How come he doesn’t have to watch his cholesterol?!

I think he ate it in two bites. Maybe one. I was going to eat it in three, maybe four bites and then have my potato and my second beer…

*sigh*

I’m not in the doghouse today. I have been good. I have been wonderful. I get a reward, but I don’t get a treat. There’s a difference. One is a “…juicy, thoroughly marbled, medium rare, one inch thick T-bone” and the other is a leftover deck party veggie soup made from an adulterated, but otherwise perfectly beautiful steak.

But, I’ll tell you, if I could have arranged it on such short notice, I would have been happy to have been in the doghouse today, because then I might have gotten a bite or two of my T-bone. In the relatively small, dark and constricted confines of the doghouse, I think I could take ‘Eightball’. Maybe. For a T-bone, it might be worth it to find out. Or maybe not…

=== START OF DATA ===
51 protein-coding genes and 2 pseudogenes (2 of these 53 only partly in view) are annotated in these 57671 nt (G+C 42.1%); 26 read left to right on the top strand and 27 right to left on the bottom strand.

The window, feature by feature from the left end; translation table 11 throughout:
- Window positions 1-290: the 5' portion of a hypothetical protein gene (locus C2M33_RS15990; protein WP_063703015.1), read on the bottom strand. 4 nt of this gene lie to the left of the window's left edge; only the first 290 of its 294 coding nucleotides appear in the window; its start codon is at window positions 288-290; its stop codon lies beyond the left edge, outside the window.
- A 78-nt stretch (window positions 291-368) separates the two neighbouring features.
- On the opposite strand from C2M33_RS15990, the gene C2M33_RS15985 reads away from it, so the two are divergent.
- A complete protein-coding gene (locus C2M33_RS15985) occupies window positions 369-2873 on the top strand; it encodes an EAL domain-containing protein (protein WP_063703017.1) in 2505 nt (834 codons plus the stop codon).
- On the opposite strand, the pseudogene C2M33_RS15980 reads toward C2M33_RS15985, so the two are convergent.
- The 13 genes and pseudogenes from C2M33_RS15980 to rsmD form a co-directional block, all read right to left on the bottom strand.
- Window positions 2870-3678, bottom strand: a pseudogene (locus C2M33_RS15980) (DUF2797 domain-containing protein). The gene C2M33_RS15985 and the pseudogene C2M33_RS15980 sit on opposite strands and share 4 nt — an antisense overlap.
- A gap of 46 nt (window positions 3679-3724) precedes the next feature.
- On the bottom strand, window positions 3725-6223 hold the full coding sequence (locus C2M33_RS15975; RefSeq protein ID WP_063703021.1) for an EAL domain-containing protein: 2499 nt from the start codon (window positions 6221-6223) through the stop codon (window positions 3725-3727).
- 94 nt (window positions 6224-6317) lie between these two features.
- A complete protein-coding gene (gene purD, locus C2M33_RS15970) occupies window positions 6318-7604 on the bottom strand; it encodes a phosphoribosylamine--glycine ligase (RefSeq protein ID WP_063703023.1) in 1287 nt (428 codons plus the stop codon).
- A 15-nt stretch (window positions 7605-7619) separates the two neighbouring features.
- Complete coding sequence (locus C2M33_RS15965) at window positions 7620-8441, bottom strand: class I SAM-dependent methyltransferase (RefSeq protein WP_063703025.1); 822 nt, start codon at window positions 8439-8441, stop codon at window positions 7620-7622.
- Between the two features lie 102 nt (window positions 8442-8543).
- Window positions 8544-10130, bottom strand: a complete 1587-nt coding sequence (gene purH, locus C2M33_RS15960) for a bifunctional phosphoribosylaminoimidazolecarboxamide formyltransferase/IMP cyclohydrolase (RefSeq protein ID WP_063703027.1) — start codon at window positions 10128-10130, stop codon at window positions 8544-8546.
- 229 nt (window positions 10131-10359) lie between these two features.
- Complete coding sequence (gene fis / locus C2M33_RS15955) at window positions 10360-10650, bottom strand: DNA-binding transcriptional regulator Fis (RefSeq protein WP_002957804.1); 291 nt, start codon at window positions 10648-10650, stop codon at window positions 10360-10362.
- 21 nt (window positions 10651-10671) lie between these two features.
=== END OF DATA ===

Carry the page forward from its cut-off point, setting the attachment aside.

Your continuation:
Looks like I’m going to live a long and healthy life.

*sigh*

RoccoSmile2

Eightball Sneaky Laugh

~

My Dear Readers- my book, A DogHouse Manifesto, is now available for purchase and is listed by title at PublishAmerica.com, Amazon.comBarnes & Noble.com and other fine book-sellers worldwide.

A DogHouse Manifesto © by Mitchell L. Peterson.

All rights reserved. No part of this book may be reproduced. Stored in a retrieval system or transmitted in any form or by any means without the prior written permission of the publishers, except by a reviewer who may quote brief passages in a review to be printed in a newspaper, magazine or journal.

First printing.

This is a work of fiction. Names Characters, places, and incidents either are the product of the author’s imagination or are used fictitiously. Any resemblance to actual persons, living or dead, event, or locales is entirely coincidental.

PublishAmerica has allowed this work to remain exactly as the author intended, verbatim, without editorial input.

 ~

PUBLISHED BY PUBLISHAMERIC, LLLP

www.publishamerica.com
Baltimore.